Oh, those Luttenbachers. Just when everything settles down into a nice quiet drone of "progressive improv," where everybody's happy and traversing the edge of realization unto sleep, they have to show up and destroy the world. Recorded in 1993 in Chicago, this lineup is spiritually -- if not musically -- linked to John Zorn's Naked City. Ken Vandermark and Jeb Bishop, along with drummer Weasel Walter, guitarist Dylan Posa, and saxophonist Chad Organ, are a compositional and improvisational terror. Opening with the lovely "The Critic Stomp," the Luttenbachers create swirling combinations of rock energy's most organized moments and stack them against the individual desire to cut out of the universe by screaming your way through your instrument. This continues though the dynamic changes from time to time, as on "Fist Through Glass," where a particularly knotty melodic line is played by the saxophones and Bishop on trombone, and then illustrated with the most distorted guitar accompaniment ever recorded. Walter has to keep everything past triple-eight time, so furious are the tempos, and he is assisted by Vandermark's sense of impeccable timing to carry a line to the end and stop it on a dime. Other notable tracks are "Coffeehouse in Flames," pulled out on occasion by the Vandermark 5, and "Eaten By Sharks," with its wraparound bassline and tenor solos that literally make you wish you had been anywhere but here when the horns started bleating. This is awesome, this is fun, this is wake the dead music that actually might.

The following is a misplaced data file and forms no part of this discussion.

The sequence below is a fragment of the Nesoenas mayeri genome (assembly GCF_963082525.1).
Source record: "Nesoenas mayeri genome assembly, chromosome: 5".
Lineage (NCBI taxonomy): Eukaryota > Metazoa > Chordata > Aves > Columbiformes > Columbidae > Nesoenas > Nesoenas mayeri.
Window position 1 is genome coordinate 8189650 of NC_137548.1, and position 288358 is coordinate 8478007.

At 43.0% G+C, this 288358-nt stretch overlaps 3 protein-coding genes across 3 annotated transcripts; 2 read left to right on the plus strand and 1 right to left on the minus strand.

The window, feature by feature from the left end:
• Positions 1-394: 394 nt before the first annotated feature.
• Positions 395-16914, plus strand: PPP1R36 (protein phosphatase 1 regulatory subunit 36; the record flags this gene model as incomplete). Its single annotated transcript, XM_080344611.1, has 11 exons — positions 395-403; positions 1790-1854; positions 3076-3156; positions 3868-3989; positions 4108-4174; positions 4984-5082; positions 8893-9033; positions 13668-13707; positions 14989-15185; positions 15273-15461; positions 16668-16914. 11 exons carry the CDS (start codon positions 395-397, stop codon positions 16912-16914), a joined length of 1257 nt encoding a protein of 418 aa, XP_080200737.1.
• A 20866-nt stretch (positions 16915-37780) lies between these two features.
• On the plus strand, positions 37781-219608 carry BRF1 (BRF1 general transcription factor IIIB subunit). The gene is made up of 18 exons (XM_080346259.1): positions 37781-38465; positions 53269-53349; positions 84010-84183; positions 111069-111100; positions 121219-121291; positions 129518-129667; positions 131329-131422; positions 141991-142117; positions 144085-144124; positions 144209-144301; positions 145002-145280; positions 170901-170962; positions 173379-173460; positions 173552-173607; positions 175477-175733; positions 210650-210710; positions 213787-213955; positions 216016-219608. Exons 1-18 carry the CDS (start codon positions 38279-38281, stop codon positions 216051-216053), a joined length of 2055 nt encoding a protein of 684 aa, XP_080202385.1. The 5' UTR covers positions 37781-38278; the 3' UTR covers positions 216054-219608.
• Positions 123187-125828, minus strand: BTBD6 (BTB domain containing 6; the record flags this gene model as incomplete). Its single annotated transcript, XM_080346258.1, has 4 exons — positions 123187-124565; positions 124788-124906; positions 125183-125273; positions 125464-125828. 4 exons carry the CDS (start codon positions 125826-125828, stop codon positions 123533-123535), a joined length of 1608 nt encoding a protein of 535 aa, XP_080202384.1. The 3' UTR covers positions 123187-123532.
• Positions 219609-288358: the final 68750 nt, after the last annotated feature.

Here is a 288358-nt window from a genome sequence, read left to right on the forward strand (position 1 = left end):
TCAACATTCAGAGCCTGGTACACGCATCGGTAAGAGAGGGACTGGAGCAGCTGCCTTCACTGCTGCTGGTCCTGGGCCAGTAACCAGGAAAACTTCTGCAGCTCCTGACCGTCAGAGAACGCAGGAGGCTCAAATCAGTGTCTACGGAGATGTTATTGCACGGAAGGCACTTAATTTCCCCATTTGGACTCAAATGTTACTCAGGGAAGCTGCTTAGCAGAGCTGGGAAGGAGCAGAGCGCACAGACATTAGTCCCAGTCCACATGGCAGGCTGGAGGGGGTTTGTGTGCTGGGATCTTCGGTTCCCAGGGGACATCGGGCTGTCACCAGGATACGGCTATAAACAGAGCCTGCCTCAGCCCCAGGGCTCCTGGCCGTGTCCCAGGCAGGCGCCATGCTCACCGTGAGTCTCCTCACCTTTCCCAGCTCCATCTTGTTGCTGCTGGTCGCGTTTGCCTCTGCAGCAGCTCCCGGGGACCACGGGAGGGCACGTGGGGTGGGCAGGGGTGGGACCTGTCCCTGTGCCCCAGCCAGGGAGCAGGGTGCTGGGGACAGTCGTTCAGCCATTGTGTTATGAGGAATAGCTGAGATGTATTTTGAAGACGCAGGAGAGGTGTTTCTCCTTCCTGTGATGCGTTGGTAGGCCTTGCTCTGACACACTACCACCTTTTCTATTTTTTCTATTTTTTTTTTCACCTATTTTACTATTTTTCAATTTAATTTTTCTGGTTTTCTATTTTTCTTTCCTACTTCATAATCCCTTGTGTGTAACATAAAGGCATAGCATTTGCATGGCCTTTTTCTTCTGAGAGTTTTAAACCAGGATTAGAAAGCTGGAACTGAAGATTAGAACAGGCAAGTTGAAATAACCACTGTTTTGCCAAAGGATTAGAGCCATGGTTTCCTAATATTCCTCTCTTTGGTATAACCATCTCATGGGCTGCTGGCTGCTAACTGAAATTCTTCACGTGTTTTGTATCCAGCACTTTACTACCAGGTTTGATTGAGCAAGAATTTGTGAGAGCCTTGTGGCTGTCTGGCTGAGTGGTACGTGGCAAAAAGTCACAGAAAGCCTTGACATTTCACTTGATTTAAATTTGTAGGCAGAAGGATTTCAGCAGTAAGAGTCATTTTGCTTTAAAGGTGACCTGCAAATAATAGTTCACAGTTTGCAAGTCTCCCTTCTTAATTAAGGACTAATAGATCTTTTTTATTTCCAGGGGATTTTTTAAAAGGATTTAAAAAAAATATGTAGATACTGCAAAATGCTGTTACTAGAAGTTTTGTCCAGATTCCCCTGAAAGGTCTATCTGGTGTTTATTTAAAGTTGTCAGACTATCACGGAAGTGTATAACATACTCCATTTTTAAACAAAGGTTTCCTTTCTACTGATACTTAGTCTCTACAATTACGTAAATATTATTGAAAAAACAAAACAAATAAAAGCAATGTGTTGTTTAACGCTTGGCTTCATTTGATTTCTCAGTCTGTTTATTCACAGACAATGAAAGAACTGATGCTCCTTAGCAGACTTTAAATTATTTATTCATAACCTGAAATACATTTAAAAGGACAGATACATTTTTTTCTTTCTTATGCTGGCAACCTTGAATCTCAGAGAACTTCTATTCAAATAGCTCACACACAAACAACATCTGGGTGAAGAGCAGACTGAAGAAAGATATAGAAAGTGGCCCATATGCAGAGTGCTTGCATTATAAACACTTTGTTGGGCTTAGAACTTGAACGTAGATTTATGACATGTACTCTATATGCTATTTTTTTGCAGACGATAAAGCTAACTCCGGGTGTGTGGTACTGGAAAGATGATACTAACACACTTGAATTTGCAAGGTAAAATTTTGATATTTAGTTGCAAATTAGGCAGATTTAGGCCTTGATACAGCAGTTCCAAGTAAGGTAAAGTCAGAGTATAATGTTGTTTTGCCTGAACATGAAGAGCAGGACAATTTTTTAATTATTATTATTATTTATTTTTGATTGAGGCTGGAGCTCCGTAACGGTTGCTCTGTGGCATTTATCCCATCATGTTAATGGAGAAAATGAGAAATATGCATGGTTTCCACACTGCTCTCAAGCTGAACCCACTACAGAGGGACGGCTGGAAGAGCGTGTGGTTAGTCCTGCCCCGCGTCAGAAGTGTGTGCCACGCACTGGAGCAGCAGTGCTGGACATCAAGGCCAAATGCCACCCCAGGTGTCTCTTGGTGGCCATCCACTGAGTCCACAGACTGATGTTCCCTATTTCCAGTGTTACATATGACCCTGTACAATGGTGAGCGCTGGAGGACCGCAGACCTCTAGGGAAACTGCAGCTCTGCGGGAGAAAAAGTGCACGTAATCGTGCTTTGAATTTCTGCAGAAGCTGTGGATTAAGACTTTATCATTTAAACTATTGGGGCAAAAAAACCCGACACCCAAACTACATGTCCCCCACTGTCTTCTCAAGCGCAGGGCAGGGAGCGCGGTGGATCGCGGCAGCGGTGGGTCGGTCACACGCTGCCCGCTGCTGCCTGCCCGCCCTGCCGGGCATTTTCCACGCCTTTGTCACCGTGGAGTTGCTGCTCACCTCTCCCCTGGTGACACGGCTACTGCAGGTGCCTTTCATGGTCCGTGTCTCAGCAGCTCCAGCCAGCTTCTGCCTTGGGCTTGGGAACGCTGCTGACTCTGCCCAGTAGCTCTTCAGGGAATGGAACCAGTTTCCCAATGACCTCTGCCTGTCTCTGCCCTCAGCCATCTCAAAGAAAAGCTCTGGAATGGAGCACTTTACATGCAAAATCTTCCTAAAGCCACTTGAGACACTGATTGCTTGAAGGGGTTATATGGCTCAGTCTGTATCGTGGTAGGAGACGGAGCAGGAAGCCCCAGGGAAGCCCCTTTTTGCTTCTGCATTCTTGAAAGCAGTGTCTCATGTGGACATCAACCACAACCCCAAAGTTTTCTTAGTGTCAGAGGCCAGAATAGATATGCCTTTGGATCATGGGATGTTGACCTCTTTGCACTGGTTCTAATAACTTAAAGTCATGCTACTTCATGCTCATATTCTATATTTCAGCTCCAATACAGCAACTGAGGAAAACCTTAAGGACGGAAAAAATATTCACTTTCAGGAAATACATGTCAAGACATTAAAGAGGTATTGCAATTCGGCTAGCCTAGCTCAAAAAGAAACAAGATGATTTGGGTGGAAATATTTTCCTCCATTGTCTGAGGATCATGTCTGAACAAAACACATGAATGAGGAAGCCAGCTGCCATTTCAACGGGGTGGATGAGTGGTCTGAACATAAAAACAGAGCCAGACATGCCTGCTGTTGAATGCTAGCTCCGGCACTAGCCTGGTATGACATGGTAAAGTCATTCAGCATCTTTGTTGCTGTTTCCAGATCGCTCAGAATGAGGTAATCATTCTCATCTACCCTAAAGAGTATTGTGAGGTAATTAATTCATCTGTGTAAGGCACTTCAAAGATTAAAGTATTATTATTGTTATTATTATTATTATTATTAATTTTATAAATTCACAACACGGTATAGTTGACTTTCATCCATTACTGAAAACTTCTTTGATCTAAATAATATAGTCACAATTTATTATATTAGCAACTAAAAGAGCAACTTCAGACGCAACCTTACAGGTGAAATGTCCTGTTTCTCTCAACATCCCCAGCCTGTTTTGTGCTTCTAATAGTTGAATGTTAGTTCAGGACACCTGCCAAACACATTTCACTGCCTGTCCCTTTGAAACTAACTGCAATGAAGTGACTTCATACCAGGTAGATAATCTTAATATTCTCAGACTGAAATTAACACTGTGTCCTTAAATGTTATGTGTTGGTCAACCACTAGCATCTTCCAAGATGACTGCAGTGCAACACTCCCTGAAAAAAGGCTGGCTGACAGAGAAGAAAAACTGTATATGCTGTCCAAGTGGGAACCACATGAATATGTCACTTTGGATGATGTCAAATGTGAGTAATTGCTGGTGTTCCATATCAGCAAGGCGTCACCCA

AllMusic Review by Thom Jurek